Again, the events of the fragment are mostly static, the only motion event of note is the Black Curtain's imminent approach and imminent influence upon Krauf. Krauf hangs motionless and silent. No event. "No, there was nothing. No relief from the ache of loneliness, no promise of new adventures, no hidden surprises. Just nothing—an insatiable well of space to swallow everything that mattered." That latter passage states nothing will happen, nor relief, no surprises, except Krauf's demise. That spoils dramatic potential of notable magnitude, except if Krauf rages against the dying of the light or accommodates to the good night. Which is a challenging complication by itself for fantastical fiction generally. An event shortcoming concern for me, regardless.
Settings nextmost to events are easier to develop, appeal easier than characters initially. Grumpy old guy notes limited setting "grounding." For grounding's sake, settings are also event and character inetractions, especially emotional influence. Krauf reacts emotionally to the Black Curtain's approach, thought he was prepared, though realizes he's afraid. That change is artful and timely.
Where and when are implied or given, in an observatory presumably in future-time, deep space, since Krauf hangs motionless. However, stronger setting development portrays other, specific setting details that develop events and characters. Specific, "telling" details are antagonal sensory stimulations that evoke natural emotional responses. Krauf reacts to the Black Curtain, not to much else. Telling details are not setting, character, or event detail explanations and summaries; they are event, setting, character details responded to from an agonist's reflected viewpoint, from a character camera and sound and other sensations lens.
Note that visual, aural, tactile, olfactory, and gustatory sensations are the commonly labeled five human senses. The sixth of great importance for prose's reality imitation is emotional feeling responsive to other sensory stimuli. Which is what most develops characters in relation to events and settings.
Brendan notes figurative language concerns for fantastical fiction: figurative language may too easily be taken as literal in most prose, not just fanatastical fiction. For me, concerns about figurative language begin from the first clause. "Hanging in motionless silence" "Hanging" is problematic to begin with. "Hanging" as a praticiple verb begins the fragment with a possible -ing ring rhyme, an assonance that accumulates into a nuisance, also known as the rhetorical scheme--figurative language--alliteration when artful virtue. Note other -ing words in the fragment that warrant revision considerations.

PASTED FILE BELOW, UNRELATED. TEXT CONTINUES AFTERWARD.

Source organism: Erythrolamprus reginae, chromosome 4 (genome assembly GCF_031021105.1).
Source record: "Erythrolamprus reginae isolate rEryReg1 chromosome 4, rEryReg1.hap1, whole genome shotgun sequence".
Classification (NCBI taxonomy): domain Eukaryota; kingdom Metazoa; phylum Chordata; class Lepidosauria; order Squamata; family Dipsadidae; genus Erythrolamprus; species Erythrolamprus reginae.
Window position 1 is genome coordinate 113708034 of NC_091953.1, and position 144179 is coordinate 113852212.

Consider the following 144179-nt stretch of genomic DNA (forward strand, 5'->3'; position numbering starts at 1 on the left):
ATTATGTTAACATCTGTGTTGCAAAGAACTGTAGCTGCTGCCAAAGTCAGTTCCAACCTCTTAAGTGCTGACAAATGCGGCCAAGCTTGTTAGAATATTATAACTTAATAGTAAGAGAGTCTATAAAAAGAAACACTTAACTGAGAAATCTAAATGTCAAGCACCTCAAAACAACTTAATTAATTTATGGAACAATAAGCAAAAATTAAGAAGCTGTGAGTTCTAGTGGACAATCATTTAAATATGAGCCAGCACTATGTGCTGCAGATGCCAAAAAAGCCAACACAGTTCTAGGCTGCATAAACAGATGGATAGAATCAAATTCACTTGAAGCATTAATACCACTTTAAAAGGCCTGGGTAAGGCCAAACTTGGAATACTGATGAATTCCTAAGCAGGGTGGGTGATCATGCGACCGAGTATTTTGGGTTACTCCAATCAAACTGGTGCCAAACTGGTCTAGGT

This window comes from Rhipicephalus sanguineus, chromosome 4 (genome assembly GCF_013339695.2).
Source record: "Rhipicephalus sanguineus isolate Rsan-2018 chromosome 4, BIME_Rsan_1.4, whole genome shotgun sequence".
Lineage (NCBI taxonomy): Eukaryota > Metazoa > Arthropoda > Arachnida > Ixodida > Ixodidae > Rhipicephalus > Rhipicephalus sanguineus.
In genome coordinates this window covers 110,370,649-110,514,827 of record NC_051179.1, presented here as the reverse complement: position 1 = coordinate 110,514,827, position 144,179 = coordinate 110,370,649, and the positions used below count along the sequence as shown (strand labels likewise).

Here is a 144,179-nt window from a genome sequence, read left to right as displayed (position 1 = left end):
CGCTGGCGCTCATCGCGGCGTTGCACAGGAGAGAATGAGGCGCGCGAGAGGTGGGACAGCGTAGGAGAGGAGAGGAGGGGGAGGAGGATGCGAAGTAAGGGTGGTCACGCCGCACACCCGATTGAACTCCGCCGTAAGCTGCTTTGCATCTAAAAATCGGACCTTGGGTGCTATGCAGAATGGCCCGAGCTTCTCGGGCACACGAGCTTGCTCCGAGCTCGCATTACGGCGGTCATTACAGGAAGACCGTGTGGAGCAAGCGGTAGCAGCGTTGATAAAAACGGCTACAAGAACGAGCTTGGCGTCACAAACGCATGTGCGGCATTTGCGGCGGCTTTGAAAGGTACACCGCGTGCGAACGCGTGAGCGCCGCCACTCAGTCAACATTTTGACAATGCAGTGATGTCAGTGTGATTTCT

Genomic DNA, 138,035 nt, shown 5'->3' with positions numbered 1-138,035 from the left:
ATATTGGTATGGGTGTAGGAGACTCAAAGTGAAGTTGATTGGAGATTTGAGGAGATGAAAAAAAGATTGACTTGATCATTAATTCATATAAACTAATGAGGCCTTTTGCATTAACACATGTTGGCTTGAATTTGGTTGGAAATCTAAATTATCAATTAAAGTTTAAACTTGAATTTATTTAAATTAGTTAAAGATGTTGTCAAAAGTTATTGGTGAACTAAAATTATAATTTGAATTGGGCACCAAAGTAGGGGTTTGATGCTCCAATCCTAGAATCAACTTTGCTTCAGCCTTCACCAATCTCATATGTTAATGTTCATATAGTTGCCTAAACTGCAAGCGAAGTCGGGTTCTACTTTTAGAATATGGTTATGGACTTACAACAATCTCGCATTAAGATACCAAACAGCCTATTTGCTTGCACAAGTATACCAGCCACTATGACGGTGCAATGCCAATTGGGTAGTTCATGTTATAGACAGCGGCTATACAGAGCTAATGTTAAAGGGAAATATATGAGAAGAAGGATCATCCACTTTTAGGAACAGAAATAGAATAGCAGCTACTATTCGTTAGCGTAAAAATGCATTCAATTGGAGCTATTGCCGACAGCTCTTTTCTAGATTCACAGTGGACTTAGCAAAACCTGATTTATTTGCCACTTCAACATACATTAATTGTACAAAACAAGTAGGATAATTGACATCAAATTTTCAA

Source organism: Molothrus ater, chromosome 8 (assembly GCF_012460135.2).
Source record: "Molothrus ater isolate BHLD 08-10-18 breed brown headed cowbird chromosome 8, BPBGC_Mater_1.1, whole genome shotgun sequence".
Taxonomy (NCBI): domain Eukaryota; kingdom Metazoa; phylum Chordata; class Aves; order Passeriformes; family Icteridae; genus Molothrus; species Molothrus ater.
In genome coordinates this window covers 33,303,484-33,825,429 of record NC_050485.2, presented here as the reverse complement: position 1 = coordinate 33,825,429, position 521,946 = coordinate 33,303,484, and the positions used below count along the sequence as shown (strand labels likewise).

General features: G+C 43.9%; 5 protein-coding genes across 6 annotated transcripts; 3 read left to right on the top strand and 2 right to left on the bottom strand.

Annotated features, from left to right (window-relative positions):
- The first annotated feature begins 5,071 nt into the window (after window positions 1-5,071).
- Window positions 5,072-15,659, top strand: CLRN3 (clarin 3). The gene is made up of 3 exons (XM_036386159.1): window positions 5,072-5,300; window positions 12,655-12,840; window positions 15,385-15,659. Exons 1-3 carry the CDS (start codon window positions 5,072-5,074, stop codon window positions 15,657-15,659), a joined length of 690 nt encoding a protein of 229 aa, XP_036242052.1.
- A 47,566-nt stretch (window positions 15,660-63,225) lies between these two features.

From the first word my editor kicked in, undesirable for openings in any case.
Also, "Hanging" recast to hung doesn't change the meaning, the past participle form of verb to hang in that use. As a transitive or intransitive verb, hang signals a suspension in space from a support or tether. A hanging man is one at the gallows. A hung man has other, perhaps unintentional, figurative meanings. Suspended without support or tether-- suspend is a stronger and clearer verb, regardless whether participle or nominal verb. //Suspended motionless and silent,// //Suspending motionless and silent,//
"surveyed," the main clause's verb, is a static verb, from summarizing and explaining a visual action, not the visual sensation itself, and from being unchanging, ongoing, nondefinite action. An adjustment so that the viewpoint comes from Krauf's reflection leaves out the external viewpoint narrator's tell quality, expresses what Krauf sees and responds to emotionally. Tell: static, external summary and explanation lecture. Show: dynamic reality imitation from a viewpoint agonist's internal reflected, experienced sensations. The first sensation of note could be Krauf's felt sensations of zero gravity, thus develops event, setting, and characterization.
Otherwise, the first given sensation of note is "the starless beyond." I understand "beyond" as a noun in that use, though a little too figurative for general readers. More contexture would develop its meaning for all readers. Contexture, context: who, when, where; texture: what, why, how.
Rhetorical questions generally are weak writing. They directly ask questions a narrative ought best imply so that readers ask them and the narrative artfully, timely, and judiciously answers them. They tell readers their meaning.
Dialogue tags are as best practice short, simple, and invisible. "Krauf spoke softly into to the empty observatory," Extra word "to," a revision artifact. An adverb, like "softly," in a dialogue tag artlessly tells readers an actor's stage directions. The speech action stands alone when no other character is present to speak. A substitute attribution method is to set up the speech beforhand with an action tag, if indicated. A dialogue attribution tag of the "he said," "she said" types are the most invisible, though, because they come from the narrator, are not within the scene's reality, they are a degree overt narrator tells rather than viewpoint character reflection--why dialogue-tag invisibility matters.
Dialogue tag best practice places them mid dialogue after a natural pause or after the dialogue, best practice not before the dialogue. Action dilaogue attribution best practice is before a dialogue or mid dialogue, maybe as well after a dialogue line.